Coming out fighting

14th January 2005 at 00:00
From a disused farm on the outskirts of Northampton town comes the thud of leather on punch bag; the sound of another night of training at the New-Box community project in full swing.

There are nearly as many girls here as boys. In charge is Lorraine New, who is used to fighting her corner in a macho world. One of her helpers is Emma Robinson, 18, who after a bruising life, much of it in children's homes, has ambitions to make it as a boxer. Other young women taking part are recovering self-esteem and a sense of purpose having once been cowed by abusive male partners.

The boxing project has changed their lives. Within three months some achieved basic fitness instructor certificates. Now they run sessions for others from the women's refuge where many were recruited.

"It's about learning, not about fighting," says Tracy Durdan, 29. "When you're in an abusive relationship, you're told you are crap. Just walking into a gym by myself is something that wouldn't have happened - Lorraine has given us the confidence to come here."

The women get fit and learn all sorts: diet; anatomy; first aid. "It's not so much about getting strength in my arms, it's the strength in my head."

says Ellen Murray, 23.

Emma's fast-developing talent means she needs male sparring partners. She's been boxing for three years, having met Lorraine when living in a bail hostel. Emma hopes to go to East Durham and Houghall College, a sports academy that specialises in boxing. "I come up here four days a week. If it wasn't for this gym I don't know where I would be," she said. "I don't drink as much as I used to. People thought I'd become a raving alcoholic or end up in jail."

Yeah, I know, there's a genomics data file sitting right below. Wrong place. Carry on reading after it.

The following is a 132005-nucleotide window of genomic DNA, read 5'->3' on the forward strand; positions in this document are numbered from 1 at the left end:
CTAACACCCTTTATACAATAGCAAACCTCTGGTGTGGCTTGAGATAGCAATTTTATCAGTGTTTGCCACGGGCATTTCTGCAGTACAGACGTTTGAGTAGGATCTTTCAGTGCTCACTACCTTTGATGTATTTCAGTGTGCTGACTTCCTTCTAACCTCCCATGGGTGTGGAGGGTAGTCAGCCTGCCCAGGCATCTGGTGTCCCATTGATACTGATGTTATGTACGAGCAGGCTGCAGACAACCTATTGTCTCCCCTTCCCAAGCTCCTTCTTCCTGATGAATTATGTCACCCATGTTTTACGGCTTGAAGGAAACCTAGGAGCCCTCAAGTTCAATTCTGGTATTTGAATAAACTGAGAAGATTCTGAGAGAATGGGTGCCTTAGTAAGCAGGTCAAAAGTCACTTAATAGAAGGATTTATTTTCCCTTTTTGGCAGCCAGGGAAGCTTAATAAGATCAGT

Box also recuits from Northampton's rougher estates. Lorraine is quick to stress that she teaches discipline and self-control rather than exacerbating aggression and is clear about her role: "I'm a coach, not a social worker or a youth worker."

Numbers through the door bear witness to her success: 525 in 2003 and, so far, 1,379 this year.

But she badly needs funds to install a much-needed boxing ring so people can spar properly and ensure her gym's future. Subscriptions and pound;6,000 from the Local Network Fund have kept it going for two years but she is now bidding for cash from Sport England to enable her to employ two full-time staff.

Lorraine qualified as a boxing coach nine years ago. She ended up running her own gym after parting acrimoniously with the "male-dominated" club she belonged to. Lorraine, who has a BTec in mentoring, worked through the Millennium Fellowship and the Royal Philanthropic Society to recruit youngsters on bail to the gym. Then women from the refuge began coming after she spoke at a lifelong learning conference about getting women out of the house.

"Fifteen out of 18 came to the gym," she said. "We paid for the course that has led them to become qualified as gym instructors. Now they are volunteers here. There could be a real future for them.

"I do classes in fitness as part of lifelong learning, and there's a growing need to have adult instructors."

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